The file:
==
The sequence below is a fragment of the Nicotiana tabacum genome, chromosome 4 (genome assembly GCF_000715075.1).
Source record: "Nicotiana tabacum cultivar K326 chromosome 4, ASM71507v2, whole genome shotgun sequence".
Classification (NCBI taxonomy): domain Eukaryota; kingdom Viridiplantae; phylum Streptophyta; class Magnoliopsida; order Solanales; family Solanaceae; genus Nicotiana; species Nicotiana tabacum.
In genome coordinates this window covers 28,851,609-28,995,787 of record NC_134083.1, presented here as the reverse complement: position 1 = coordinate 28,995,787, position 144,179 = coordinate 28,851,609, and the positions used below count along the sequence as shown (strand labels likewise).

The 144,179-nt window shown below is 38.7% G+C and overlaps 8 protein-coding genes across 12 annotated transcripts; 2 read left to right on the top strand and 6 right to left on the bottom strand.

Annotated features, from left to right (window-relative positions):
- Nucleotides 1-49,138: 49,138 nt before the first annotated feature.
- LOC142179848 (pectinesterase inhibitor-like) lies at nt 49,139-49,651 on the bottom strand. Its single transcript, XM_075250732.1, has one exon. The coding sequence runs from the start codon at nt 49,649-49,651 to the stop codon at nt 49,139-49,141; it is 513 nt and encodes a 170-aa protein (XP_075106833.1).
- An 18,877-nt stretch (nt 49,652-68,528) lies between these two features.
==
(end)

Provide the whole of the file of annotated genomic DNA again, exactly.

The sequence below is a fragment of the Nicotiana tabacum genome, chromosome 4 (genome assembly GCF_000715075.1).
Source record: "Nicotiana tabacum cultivar K326 chromosome 4, ASM71507v2, whole genome shotgun sequence".
Classification (NCBI taxonomy): domain Eukaryota; kingdom Viridiplantae; phylum Streptophyta; class Magnoliopsida; order Solanales; family Solanaceae; genus Nicotiana; species Nicotiana tabacum.
In genome coordinates this window covers 28,851,609-28,995,787 of record NC_134083.1, presented here as the reverse complement: position 1 = coordinate 28,995,787, position 144,179 = coordinate 28,851,609, and the positions used below count along the sequence as shown (strand labels likewise).

The 144,179-nt window shown below is 38.7% G+C and overlaps 8 protein-coding genes across 12 annotated transcripts; 2 read left to right on the top strand and 6 right to left on the bottom strand.

Annotated features, from left to right (window-relative positions):
- Nucleotides 1-49,138: 49,138 nt before the first annotated feature.
- LOC142179848 (pectinesterase inhibitor-like) lies at nt 49,139-49,651 on the bottom strand. Its single transcript, XM_075250732.1, has one exon. The coding sequence runs from the start codon at nt 49,649-49,651 to the stop codon at nt 49,139-49,141; it is 513 nt and encodes a 170-aa protein (XP_075106833.1).
- An 18,877-nt stretch (nt 49,652-68,528) lies between these two features.